Another aspect of the game you'll soon figure out after some minor advancements in the forest, is the difficulty. All in all you will fair fairly well in the forest if you're patient and care to level up whilst acquiring the right skills (see next paragraph). Even though this is no outrageously difficult game, rushing through the dungeons is certainly not an option. This actually IS quite a hardcore dungeon-crawler with little or no introduction/tutorials when you start off. Dangerous monsters lurk in every new section and are far more dangerous then those in the previous level. Just when you manage to deal well with the monsters in the current area, it feels like starting all over again in the next area. I believe this to be a standing plus point for the game. There's nothing to a game which you can roam through just like that, and I think many gamers share the same thought. However, you might rather be a type of gamer who likes to take it slowly, have everything explained to you in tutorial or help sections somewhere available in the menus, and learning at the hand of those tutorials while being engaged in a beginner's quest. Nope, no such thing here... Although the first quest is pretty obvious, straightforward and kind of easy, you will be likely to die in the fields if you expect a gentle treatment to newcomers.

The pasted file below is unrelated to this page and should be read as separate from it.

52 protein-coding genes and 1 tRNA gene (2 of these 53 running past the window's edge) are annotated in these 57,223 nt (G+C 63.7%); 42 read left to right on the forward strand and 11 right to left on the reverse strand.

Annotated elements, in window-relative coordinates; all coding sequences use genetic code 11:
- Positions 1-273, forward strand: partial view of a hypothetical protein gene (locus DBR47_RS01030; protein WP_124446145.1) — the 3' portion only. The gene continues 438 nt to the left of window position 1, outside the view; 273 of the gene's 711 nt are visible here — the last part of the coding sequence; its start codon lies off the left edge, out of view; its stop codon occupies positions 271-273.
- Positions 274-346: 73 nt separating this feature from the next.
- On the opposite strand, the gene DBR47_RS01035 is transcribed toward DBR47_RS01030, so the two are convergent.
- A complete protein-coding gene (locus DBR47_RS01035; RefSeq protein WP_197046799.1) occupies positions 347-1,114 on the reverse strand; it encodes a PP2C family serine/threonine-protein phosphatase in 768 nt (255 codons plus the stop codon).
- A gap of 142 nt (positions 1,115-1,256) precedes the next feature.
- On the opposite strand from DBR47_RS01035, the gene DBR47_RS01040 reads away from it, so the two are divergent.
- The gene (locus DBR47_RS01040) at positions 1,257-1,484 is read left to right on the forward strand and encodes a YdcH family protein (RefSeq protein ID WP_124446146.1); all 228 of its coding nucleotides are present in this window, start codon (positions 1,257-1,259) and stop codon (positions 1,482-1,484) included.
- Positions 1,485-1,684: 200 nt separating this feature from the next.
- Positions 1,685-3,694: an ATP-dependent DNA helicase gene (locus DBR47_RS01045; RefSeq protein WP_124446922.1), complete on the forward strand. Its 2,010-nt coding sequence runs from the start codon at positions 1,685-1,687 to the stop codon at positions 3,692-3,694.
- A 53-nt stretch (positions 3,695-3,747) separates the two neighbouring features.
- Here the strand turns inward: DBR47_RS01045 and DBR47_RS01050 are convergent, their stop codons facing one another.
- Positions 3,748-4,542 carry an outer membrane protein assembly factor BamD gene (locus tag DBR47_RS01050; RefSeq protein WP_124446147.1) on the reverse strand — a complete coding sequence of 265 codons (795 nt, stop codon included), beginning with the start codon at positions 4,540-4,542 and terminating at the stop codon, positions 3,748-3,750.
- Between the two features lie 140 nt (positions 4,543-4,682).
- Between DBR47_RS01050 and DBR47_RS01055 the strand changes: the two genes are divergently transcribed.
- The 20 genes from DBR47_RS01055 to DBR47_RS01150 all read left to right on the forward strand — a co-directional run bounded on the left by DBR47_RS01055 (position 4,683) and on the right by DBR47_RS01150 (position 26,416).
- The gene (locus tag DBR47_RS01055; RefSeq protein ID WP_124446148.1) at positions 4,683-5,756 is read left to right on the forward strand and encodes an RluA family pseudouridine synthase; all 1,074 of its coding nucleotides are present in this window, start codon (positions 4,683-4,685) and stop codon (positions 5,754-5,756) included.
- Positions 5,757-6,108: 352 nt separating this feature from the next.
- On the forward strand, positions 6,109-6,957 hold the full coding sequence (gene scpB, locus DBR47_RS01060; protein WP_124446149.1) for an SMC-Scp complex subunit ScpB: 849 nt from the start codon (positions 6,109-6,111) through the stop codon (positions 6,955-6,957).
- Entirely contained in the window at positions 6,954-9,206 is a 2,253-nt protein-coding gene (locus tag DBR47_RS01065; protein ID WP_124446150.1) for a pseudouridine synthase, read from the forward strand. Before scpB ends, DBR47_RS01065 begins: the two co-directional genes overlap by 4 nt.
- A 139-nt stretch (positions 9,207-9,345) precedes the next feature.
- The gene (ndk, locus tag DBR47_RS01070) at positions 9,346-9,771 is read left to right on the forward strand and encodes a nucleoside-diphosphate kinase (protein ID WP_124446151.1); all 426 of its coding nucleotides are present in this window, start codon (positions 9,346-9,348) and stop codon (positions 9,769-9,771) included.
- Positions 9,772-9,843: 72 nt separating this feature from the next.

But how about leveling and skilling?

You level up by defeating monsters and FOE's in the dungeons. After a set amount of experience has been received, a character will level up. The character then receives a skill point which can be assigned to a specific feat or skill. As you have not so much of a clue which skills to level up before another becomes available, it could prove to be easy to assign your skillpoints in a less than favourable way.

Of course... where would be the fun without discovering by yourself how the path you choose affects your play?

Assigning skillpoints randomly, though, will cause a lvl20 character to be far weaker than a lvl12 character which has skilled following a specific path. Luckily, the game provides a solution there. The big town Etria houses several guildhouses, on of them being your own. If you rest characters here, they'll lose 10 lvls and 10 skillpoints, but you'll be able to re-assign the skillopints in any way you want.

If you retire a character, that character will be lost forever, but it makes place for a new character and that new character gets bonus skill points based on the lvl of the retired character. A bit confusing mayhaps, but something a good player definitely will make use of.